A Cake, Religion, and Discrimination Divide the Country

It all began in 2012 when Charlie Craig and David Mullins walked into a boutique bakery in Lakewood, Colorado, to order their wedding cake. Jack Philips, the bakery chef and owner, told the couple they could buy muffins that were already made for daily sale, or he could make them a birthday cake or other celebration cake, but a wedding cake for their special day? Not a chance! His Christian religious beliefs did not allow him to provide that service for homosexual customers.

The state’s Civil Rights Commission fined the baker, who does not make cakes for Halloween parties or divorce celebrations, charging him with violating the couple’s civil rights. The case reached the Supreme Court and this Monday, by a 7-2 vote, the court ruled that Colorado authorities violated the baker’s right to free expression guaranteed by the Constitution.

The case has divided the country. There are those who believe it is the rights of gays and lesbians that are being denied, while others think that everyone is free to choose and practice religion in the best way one sees fit. The general consensus is that this is the most important ruling from the highest court in the land regarding homosexuals since the decision three years ago on June 26, 2015 when the Supreme Court voted in favor of same sex marriage.

At the center of the current debate is the discussion of whether a cake is a service or a work of art that requires inspiration, involving emotion and feelings and if, in reality, it is a platform to express oneself. The couple left the bakery — which, by the way, is named Masterpiece — without having discussed either the decoration or the message they wanted in frosting. For some, they were simply denied service for being a same-sex couple.

The problem for others is that it is not just a cake. Everyone has the right to celebrate their love without discrimination. However, there are other services, like those for a wedding, being denied to same-sex couples in the name of religion: In Washington state, there is the case of the florist refusing to make floral arrangements; in New Mexico, a photographer declined services for the same reason. In Indiana, a pizzeria announced it would not serve homosexual couples.

For some experts, it was not that the justices — with the exception of the two most liberal judges, Ruth Bader Ginsburg and Puerto Rican Sonia Sotomayor who voted against the court’s decision — gave permission to discriminate against homosexuals on the basis of religion, but that they made it clear if a merchant is Christian or Jewish or Muslim or Hindu, the merchant run the business guided by his or her beliefs.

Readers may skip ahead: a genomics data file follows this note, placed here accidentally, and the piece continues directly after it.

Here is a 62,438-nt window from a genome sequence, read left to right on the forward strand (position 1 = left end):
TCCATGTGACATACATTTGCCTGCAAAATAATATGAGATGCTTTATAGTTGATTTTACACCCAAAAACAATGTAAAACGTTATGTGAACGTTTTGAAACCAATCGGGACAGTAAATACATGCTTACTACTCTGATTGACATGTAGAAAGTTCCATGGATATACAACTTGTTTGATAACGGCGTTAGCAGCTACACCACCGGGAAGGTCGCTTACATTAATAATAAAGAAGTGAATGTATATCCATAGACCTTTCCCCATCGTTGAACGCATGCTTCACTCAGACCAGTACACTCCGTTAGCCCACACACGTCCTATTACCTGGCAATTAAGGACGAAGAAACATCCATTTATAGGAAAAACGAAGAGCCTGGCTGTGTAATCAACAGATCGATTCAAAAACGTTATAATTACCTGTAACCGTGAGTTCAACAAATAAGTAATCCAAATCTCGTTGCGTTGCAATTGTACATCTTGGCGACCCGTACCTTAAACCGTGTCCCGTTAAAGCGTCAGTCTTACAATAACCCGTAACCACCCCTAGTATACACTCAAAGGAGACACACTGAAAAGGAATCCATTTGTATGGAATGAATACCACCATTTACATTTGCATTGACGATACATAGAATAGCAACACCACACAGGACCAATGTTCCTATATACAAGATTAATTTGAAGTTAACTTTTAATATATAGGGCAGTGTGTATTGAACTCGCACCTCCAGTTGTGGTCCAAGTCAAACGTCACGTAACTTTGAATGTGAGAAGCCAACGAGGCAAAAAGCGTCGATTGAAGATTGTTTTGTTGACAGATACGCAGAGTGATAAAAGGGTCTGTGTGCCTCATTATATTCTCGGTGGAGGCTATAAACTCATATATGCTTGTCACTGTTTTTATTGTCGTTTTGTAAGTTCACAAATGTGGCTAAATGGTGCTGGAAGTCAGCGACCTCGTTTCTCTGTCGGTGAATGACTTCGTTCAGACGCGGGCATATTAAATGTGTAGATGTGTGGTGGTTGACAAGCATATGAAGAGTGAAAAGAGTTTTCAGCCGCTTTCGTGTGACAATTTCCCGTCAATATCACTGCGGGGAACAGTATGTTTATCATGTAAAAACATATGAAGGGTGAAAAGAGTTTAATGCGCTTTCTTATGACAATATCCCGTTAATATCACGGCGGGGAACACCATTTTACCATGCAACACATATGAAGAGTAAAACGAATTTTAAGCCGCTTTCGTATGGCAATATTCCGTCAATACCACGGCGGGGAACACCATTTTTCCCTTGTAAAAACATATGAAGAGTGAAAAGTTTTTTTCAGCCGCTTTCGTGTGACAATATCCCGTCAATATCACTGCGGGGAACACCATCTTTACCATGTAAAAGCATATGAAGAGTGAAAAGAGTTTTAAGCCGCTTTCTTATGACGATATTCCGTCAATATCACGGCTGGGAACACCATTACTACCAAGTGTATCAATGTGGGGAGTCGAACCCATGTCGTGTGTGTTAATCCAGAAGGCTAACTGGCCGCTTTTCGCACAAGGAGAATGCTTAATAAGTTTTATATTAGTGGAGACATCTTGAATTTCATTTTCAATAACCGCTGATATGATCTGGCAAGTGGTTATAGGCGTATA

Nevertheless, activist groups and gay community rights supporters insist that the Supreme Court decision about the baker is against homosexuals and leaves the door open for them to be considered second-class citizens in many aspects of daily life.

After all, in 28 of 50 states it is legal to deny them the ability to rent or purchase a home, and in places like Oklahoma, gay or lesbian couples are, in many cases, denied the choice of adopting a child. This, despite the fact that they actively participate in the civic life of the country, work, and pay taxes like everyone else.

It is estimated that four out of 10 Americans agree that services for a homosexual wedding can be refused on the basis of the merchant’s religious beliefs. Of them, 67 percent are Republicans and 65 percent are white evangelicals. Meanwhile, according to another recent poll, 53 percent of the population is against refusing service.

President Trump has not offered an opinion on the subject, but Attorney General Jeff Sessions applauded the Supreme Court decision and said it showed tolerance and respect toward religious beliefs. Still, a group of 500 Christian leaders issued a statement making it clear that religious freedom must never be used as justification to discriminate. The case surrounding the cake, and everything else involved, has the country divided.

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